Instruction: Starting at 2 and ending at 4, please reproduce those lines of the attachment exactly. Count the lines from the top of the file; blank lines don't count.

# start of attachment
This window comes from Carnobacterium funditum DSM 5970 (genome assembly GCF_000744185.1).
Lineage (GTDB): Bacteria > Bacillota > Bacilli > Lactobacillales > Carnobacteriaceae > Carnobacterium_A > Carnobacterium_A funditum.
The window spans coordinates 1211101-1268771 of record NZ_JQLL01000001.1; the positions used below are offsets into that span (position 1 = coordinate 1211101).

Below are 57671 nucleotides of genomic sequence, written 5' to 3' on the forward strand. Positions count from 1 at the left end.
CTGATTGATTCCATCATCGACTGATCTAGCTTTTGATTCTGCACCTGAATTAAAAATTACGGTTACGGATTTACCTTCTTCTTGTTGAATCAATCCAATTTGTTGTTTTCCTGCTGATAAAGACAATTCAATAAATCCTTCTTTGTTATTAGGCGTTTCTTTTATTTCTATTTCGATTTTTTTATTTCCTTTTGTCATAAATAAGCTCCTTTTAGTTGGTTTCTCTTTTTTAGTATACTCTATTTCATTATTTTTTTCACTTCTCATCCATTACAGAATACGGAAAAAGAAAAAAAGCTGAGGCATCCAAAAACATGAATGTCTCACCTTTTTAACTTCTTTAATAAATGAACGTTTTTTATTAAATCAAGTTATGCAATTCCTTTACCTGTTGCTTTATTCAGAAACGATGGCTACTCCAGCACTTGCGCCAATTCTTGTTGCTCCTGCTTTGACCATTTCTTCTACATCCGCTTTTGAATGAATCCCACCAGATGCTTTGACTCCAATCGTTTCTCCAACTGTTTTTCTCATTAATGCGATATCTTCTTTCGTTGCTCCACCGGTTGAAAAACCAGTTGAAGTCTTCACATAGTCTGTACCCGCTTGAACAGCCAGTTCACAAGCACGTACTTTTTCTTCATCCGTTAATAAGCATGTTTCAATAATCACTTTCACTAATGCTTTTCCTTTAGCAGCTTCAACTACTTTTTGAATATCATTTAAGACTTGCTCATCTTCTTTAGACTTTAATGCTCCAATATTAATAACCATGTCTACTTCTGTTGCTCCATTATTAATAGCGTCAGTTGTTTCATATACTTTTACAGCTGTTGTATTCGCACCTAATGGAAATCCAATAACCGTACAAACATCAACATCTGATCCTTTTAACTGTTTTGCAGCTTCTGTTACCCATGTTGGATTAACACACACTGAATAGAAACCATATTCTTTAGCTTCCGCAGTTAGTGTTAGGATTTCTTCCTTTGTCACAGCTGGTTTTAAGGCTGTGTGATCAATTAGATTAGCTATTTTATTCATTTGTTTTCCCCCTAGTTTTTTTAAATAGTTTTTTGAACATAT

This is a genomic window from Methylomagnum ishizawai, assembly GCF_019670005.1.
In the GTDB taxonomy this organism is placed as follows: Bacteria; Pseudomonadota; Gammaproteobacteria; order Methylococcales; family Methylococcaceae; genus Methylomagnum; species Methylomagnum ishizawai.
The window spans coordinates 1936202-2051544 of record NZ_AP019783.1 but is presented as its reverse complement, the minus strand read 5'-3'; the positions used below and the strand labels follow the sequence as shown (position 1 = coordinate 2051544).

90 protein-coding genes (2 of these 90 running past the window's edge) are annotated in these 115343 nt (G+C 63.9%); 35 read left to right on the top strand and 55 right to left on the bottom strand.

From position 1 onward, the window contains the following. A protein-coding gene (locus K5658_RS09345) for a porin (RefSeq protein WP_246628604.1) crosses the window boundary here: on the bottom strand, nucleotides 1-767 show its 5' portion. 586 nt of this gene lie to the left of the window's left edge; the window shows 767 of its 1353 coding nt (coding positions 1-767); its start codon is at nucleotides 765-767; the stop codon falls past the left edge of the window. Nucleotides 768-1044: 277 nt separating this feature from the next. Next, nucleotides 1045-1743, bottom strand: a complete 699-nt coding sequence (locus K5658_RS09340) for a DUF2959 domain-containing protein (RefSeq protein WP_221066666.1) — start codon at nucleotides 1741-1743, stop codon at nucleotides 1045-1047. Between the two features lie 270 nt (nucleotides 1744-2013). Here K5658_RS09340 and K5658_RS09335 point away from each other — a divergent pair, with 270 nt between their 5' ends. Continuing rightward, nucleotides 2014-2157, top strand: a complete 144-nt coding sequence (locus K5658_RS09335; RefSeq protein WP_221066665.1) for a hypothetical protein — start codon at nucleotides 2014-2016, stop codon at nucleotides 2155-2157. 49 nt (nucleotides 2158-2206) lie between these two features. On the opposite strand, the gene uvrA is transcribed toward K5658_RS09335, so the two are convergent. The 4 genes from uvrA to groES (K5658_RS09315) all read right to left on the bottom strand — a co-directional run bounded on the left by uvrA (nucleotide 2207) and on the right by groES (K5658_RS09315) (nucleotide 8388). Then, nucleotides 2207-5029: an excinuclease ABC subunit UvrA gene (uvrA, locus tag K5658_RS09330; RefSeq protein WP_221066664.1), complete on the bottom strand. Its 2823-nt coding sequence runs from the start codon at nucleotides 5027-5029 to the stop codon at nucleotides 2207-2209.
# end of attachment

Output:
Lineage (GTDB): Bacteria > Bacillota > Bacilli > Lactobacillales > Carnobacteriaceae > Carnobacterium_A > Carnobacterium_A funditum.
The window spans coordinates 1211101-1268771 of record NZ_JQLL01000001.1; the positions used below are offsets into that span (position 1 = coordinate 1211101).

Below are 57671 nucleotides of genomic sequence, written 5' to 3' on the forward strand. Positions count from 1 at the left end.